We had wandered into yet another Irish pub, a cozy temple of dark wood and gleaming glassware, on day four of our honeymoon. Still enthralled by the landscape and the people, I had grown weary of one of their most enduring gifts – Guinness.
We’d sipped the beer in every coastal town we’d stopped in thus far, and at that moment, the prospect of downing a perfectly poured pint seemed as welcome as another helping of bangers and mash. But we had committed to an informal pub tour of the southern Irish coast, and I knew that ordering a glass of red wine in a watering hole in Glengarriff would nix any possibility of lively conversation with the locals.
So, I conjured the name of the most sophisticated-sounding drink in my repertoire and asked the beefy bartender to make me a Sidecar.
Red wine might have been a wiser choice.
“What is it then?” he asked belligerently.
I sheepishly tried to explain that it was mostly brandy, some sugar, a little lemon and probably something else that would all come together beautifully if he wielded his bartender magic properly.
“Sounds like ruining my good brandy,” he said dismissively.
A long pause and the dark glint in his eye told me he had no plans to make anything but trouble for me unless I changed my order. I decided a Jameson and soda would do, and took the lesson: A good bartender knows when to tell you that you can’t have what you want.
Here’s what he knew, and what I should have guessed: The bloke behind the bar would have made me a lousy version of one of my favorite drinks, and we were both better off if I allowed him to play to his strengths, which included meticulously pulling pints, carefully watering down whiskey and muttering under his breath about Americans’ collective poor taste in spirits.
I had taken to ordering Sidecars a few years earlier, primarily because a good one tastes like lemon candy for grown-ups, but also because I delighted in testing bartenders with what was then an out-of-the-ordinary request.
In the 15 years since my Irish bartending friend put me in my place, a revolution in mixology has made the Sidecar a standard entry on many a well-curated drinks menu, much to my delight. Interest in the history and culture of American bartending and drink mixing has reached a fever pitch. Drink lists across the country feature forgotten standards and revamped versions of classic tipples. The revival has given rise to serious scholarship, including the 2007 James Beard award-winning book “Imbibe!” by David Wondrich, which includes formulas for 120 classic American drink recipes. And earlier this year, the National Archives in Washington, D.C., opened an exhibit fueled by the mixology movement titled “Spirited Republic,” which examines the relationship between our government and the people through the lens of alcohol.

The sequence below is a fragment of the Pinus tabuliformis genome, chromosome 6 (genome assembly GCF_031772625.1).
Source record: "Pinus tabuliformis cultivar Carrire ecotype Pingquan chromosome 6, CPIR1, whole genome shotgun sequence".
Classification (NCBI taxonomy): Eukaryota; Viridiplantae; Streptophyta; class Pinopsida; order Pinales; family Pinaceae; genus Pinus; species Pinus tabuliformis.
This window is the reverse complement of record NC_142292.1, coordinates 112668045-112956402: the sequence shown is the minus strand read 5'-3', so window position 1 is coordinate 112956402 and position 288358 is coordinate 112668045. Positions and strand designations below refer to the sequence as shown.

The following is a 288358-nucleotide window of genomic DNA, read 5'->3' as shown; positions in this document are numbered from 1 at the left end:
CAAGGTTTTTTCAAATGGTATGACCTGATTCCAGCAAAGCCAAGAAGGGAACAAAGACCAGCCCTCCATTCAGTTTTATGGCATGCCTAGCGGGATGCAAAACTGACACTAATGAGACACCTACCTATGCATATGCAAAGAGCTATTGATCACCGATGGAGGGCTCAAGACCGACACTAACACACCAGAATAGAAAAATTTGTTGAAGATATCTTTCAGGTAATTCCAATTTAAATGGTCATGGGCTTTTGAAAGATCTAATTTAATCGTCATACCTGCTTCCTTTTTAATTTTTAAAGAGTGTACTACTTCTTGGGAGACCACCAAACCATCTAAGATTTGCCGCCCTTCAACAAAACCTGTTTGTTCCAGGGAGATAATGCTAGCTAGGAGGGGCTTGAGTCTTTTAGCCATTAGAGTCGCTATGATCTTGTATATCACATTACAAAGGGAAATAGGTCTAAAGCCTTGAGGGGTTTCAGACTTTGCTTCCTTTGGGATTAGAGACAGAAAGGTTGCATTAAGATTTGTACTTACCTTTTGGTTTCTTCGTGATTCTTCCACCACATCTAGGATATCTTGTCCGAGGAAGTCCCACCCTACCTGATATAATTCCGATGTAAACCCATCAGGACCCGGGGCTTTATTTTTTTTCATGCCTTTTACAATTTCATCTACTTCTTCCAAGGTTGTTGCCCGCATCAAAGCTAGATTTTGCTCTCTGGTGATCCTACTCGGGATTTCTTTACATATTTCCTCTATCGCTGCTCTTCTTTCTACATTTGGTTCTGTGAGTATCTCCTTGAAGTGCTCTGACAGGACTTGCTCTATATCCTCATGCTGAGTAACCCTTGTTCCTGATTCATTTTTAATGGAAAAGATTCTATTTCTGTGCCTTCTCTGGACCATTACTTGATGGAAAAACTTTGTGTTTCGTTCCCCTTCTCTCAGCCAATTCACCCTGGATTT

With all this swirling in the cultural mix, my editors recommended that I broaden the scope of my monthly column to consider the delights of not just wine but also mixed drinks. We’ve got great possibilities to start with locally, as several North Carolina distillers are making spirits that compare favorably to a wide range of small-batch liquors now available from the U.S. and abroad. As I’ve done with wine in this space, I set out in hopes of making the idea of a well-mixed drink more approachable to a wider number of people. While the increased emphasis on mixology has improved the baseline quality of drinks being served generally, it has also served to create a rarified air around the topic. That’s regrettable and possibly even unpatriotic.
If “Imbibe!” author Wondrich is right – and he presents a powerful case – “mixing drinks was the first legitimate American culinary art, and … the first uniquely American product to catch the world’s imagination.” If so, it’s our cultural birthright to enjoy a properly mixed drink. With that in mind, let’s raise our glasses to life, liberty and the pursuit of mixological happiness.
Amber Nimocks is a former News & Observer food editor. Reach her at amberwrites.com.
As with most mixed drinks, this recipe can be tinkered with. This is how I make a Sidecar, but I’ll toast with anything that comes close, as long as it errs on the side of tart rather than sweet.
2 ounces VSOP brandy
1 ounce simple syrup
1/2 ounce Grand Marnier or other orange liqueur
1 teaspoon lemon juice
Combine the ingredients in a cocktail shaker with a handful of ice. Stir. Rub the cut side of a lemon around a champagne goblet, then rub the rim of the goblet in superfine sugar to create a sugar-rimmed glass. Strain the mixture into the glass. Float a wisp of lemon peel on top for garnish.
Yield: 1 cocktail.